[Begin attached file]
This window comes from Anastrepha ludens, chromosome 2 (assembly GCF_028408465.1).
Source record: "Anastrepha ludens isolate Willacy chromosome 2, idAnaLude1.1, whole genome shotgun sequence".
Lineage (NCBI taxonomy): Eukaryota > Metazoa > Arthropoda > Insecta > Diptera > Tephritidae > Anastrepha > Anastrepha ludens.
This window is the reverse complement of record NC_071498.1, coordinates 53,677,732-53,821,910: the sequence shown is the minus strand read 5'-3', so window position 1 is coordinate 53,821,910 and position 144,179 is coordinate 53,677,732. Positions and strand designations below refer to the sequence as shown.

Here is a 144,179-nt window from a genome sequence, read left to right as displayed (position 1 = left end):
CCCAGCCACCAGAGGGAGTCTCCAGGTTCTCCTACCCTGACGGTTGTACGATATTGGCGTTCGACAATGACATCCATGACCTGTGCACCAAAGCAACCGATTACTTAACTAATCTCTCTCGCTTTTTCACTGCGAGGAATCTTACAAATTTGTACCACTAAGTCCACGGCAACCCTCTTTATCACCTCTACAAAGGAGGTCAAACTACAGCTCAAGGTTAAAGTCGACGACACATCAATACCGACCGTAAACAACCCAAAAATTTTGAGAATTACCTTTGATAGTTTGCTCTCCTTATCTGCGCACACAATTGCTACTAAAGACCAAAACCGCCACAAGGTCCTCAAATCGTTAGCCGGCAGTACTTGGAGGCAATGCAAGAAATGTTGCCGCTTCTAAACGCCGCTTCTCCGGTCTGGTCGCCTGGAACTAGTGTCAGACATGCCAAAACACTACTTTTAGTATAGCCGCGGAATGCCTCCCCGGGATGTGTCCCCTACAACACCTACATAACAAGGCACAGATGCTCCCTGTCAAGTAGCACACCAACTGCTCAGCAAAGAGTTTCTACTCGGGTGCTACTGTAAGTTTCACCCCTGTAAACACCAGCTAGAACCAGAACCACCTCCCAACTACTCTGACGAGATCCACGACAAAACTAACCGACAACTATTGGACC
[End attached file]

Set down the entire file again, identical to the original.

This window comes from Anastrepha ludens, chromosome 2 (assembly GCF_028408465.1).
Source record: "Anastrepha ludens isolate Willacy chromosome 2, idAnaLude1.1, whole genome shotgun sequence".
Lineage (NCBI taxonomy): Eukaryota > Metazoa > Arthropoda > Insecta > Diptera > Tephritidae > Anastrepha > Anastrepha ludens.
This window is the reverse complement of record NC_071498.1, coordinates 53,677,732-53,821,910: the sequence shown is the minus strand read 5'-3', so window position 1 is coordinate 53,821,910 and position 144,179 is coordinate 53,677,732. Positions and strand designations below refer to the sequence as shown.

Here is a 144,179-nt window from a genome sequence, read left to right as displayed (position 1 = left end):
CCCAGCCACCAGAGGGAGTCTCCAGGTTCTCCTACCCTGACGGTTGTACGATATTGGCGTTCGACAATGACATCCATGACCTGTGCACCAAAGCAACCGATTACTTAACTAATCTCTCTCGCTTTTTCACTGCGAGGAATCTTACAAATTTGTACCACTAAGTCCACGGCAACCCTCTTTATCACCTCTACAAAGGAGGTCAAACTACAGCTCAAGGTTAAAGTCGACGACACATCAATACCGACCGTAAACAACCCAAAAATTTTGAGAATTACCTTTGATAGTTTGCTCTCCTTATCTGCGCACACAATTGCTACTAAAGACCAAAACCGCCACAAGGTCCTCAAATCGTTAGCCGGCAGTACTTGGAGGCAATGCAAGAAATGTTGCCGCTTCTAAACGCCGCTTCTCCGGTCTGGTCGCCTGGAACTAGTGTCAGACATGCCAAAACACTACTTTTAGTATAGCCGCGGAATGCCTCCCCGGGATGTGTCCCCTACAACACCTACATAACAAGGCACAGATGCTCCCTGTCAAGTAGCACACCAACTGCTCAGCAAAGAGTTTCTACTCGGGTGCTACTGTAAGTTTCACCCCTGTAAACACCAGCTAGAACCAGAACCACCTCCCAACTACTCTGACGAGATCCACGACAAAACTAACCGACAACTATTGGACC